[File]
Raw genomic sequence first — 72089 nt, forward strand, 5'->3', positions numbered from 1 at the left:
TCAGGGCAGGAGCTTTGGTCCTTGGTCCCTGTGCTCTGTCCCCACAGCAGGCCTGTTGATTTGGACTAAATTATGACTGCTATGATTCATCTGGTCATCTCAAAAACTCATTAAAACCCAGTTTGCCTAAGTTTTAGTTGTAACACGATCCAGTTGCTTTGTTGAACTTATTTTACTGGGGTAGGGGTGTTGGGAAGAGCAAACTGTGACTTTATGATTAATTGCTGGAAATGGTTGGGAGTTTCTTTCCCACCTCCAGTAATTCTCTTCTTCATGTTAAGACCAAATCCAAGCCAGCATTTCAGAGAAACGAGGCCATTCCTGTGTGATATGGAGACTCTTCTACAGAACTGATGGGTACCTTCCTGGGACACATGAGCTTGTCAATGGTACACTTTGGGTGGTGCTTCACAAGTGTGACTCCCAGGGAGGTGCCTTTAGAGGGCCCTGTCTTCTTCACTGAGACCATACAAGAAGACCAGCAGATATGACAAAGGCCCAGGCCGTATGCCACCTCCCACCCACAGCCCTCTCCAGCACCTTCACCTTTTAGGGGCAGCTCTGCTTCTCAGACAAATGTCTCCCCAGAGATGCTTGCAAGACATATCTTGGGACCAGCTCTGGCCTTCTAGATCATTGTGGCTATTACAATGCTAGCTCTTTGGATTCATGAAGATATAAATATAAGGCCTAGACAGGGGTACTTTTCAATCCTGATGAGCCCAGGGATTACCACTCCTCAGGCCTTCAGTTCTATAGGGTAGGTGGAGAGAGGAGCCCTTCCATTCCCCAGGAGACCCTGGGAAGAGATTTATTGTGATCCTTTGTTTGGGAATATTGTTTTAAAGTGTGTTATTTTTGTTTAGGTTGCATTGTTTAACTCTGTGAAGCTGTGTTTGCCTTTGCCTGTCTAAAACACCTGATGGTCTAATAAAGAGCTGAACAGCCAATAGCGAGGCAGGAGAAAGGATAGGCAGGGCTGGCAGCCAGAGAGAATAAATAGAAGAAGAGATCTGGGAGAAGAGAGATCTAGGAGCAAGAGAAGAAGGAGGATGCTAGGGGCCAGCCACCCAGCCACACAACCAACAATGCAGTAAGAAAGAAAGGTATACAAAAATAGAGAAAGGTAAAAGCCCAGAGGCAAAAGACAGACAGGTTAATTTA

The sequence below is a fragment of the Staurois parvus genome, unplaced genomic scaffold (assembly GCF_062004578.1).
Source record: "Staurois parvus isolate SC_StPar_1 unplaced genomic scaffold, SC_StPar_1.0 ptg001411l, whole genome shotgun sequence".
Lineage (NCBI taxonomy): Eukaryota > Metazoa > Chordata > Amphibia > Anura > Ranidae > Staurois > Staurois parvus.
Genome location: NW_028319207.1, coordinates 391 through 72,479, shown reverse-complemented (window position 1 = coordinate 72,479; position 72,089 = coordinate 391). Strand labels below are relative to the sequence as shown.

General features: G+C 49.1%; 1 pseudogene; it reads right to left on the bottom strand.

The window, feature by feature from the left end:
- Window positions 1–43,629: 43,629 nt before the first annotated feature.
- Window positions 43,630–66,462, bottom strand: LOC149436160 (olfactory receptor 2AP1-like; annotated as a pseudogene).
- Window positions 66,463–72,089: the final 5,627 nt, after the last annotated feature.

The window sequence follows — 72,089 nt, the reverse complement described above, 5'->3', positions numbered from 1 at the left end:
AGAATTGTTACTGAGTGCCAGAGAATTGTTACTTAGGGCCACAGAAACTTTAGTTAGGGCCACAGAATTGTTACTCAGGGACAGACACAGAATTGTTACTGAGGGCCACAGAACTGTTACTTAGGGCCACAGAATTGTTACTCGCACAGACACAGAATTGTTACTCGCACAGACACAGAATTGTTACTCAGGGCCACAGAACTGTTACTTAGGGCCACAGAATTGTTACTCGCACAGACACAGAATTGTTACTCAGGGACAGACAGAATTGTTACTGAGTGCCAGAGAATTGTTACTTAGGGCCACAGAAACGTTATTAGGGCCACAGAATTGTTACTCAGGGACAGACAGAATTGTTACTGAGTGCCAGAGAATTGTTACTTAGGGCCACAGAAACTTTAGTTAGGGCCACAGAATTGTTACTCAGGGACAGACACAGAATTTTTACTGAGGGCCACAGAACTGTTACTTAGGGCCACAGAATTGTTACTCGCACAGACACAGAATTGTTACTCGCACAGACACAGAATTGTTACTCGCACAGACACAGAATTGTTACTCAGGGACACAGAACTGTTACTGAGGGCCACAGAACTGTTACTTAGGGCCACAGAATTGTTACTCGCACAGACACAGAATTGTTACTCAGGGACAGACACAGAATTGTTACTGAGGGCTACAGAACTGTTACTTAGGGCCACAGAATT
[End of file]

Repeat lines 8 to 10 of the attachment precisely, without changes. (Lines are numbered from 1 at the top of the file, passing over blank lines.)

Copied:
The window, feature by feature from the left end:
- Window positions 1–43,629: 43,629 nt before the first annotated feature.
- Window positions 43,630–66,462, bottom strand: LOC149436160 (olfactory receptor 2AP1-like; annotated as a pseudogene).